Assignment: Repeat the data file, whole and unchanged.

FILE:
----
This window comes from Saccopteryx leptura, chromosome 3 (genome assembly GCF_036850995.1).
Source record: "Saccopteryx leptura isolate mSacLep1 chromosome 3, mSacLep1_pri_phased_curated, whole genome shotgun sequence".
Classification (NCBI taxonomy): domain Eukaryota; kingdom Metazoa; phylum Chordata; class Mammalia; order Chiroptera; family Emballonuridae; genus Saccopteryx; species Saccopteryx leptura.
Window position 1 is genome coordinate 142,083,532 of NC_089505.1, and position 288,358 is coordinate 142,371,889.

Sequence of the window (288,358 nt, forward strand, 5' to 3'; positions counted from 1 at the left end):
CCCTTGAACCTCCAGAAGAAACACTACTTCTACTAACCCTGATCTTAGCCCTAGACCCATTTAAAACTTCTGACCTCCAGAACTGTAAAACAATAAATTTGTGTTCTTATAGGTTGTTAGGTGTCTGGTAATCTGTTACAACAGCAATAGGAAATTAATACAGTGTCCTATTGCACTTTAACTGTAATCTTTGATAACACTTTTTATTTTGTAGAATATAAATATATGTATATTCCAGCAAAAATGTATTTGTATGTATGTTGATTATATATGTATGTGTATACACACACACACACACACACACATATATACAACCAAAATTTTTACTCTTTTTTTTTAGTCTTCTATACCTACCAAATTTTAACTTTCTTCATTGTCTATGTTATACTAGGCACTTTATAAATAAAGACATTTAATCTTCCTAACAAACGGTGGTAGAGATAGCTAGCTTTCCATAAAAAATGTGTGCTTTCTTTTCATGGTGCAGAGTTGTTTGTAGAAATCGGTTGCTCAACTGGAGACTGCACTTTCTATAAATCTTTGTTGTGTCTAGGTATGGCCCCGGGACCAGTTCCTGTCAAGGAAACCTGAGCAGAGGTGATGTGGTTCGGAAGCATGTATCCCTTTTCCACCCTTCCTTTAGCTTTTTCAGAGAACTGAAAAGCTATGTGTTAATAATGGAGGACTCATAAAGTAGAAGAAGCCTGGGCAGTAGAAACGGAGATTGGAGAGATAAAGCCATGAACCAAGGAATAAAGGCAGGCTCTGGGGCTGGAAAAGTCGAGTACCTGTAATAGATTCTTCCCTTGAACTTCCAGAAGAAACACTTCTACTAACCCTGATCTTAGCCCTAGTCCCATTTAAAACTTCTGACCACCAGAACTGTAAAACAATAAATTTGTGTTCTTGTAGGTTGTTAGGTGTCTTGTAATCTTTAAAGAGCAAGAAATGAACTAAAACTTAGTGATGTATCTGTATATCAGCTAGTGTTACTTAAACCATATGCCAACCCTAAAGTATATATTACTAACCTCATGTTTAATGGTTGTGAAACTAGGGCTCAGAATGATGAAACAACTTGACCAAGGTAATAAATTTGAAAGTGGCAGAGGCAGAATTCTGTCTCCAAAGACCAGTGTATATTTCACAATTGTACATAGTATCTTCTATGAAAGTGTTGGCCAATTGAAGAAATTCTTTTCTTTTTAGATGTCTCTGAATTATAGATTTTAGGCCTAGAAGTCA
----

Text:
This window comes from Saccopteryx leptura, chromosome 3 (genome assembly GCF_036850995.1).
Source record: "Saccopteryx leptura isolate mSacLep1 chromosome 3, mSacLep1_pri_phased_curated, whole genome shotgun sequence".
Classification (NCBI taxonomy): domain Eukaryota; kingdom Metazoa; phylum Chordata; class Mammalia; order Chiroptera; family Emballonuridae; genus Saccopteryx; species Saccopteryx leptura.
Window position 1 is genome coordinate 142,083,532 of NC_089505.1, and position 288,358 is coordinate 142,371,889.

Sequence of the window (288,358 nt, forward strand, 5' to 3'; positions counted from 1 at the left end):
CCCTTGAACCTCCAGAAGAAACACTACTTCTACTAACCCTGATCTTAGCCCTAGACCCATTTAAAACTTCTGACCTCCAGAACTGTAAAACAATAAATTTGTGTTCTTATAGGTTGTTAGGTGTCTGGTAATCTGTTACAACAGCAATAGGAAATTAATACAGTGTCCTATTGCACTTTAACTGTAATCTTTGATAACACTTTTTATTTTGTAGAATATAAATATATGTATATTCCAGCAAAAATGTATTTGTATGTATGTTGATTATATATGTATGTGTATACACACACACACACACACACACATATATACAACCAAAATTTTTACTCTTTTTTTTTAGTCTTCTATACCTACCAAATTTTAACTTTCTTCATTGTCTATGTTATACTAGGCACTTTATAAATAAAGACATTTAATCTTCCTAACAAACGGTGGTAGAGATAGCTAGCTTTCCATAAAAAATGTGTGCTTTCTTTTCATGGTGCAGAGTTGTTTGTAGAAATCGGTTGCTCAACTGGAGACTGCACTTTCTATAAATCTTTGTTGTGTCTAGGTATGGCCCCGGGACCAGTTCCTGTCAAGGAAACCTGAGCAGAGGTGATGTGGTTCGGAAGCATGTATCCCTTTTCCACCCTTCCTTTAGCTTTTTCAGAGAACTGAAAAGCTATGTGTTAATAATGGAGGACTCATAAAGTAGAAGAAGCCTGGGCAGTAGAAACGGAGATTGGAGAGATAAAGCCATGAACCAAGGAATAAAGGCAGGCTCTGGGGCTGGAAAAGTCGAGTACCTGTAATAGATTCTTCCCTTGAACTTCCAGAAGAAACACTTCTACTAACCCTGATCTTAGCCCTAGTCCCATTTAAAACTTCTGACCACCAGAACTGTAAAACAATAAATTTGTGTTCTTGTAGGTTGTTAGGTGTCTTGTAATCTTTAAAGAGCAAGAAATGAACTAAAACTTAGTGATGTATCTGTATATCAGCTAGTGTTACTTAAACCATATGCCAACCCTAAAGTATATATTACTAACCTCATGTTTAATGGTTGTGAAACTAGGGCTCAGAATGATGAAACAACTTGACCAAGGTAATAAATTTGAAAGTGGCAGAGGCAGAATTCTGTCTCCAAAGACCAGTGTATATTTCACAATTGTACATAGTATCTTCTATGAAAGTGTTGGCCAATTGAAGAAATTCTTTTCTTTTTAGATGTCTCTGAATTATAGATTTTAGGCCTAGAAGTCA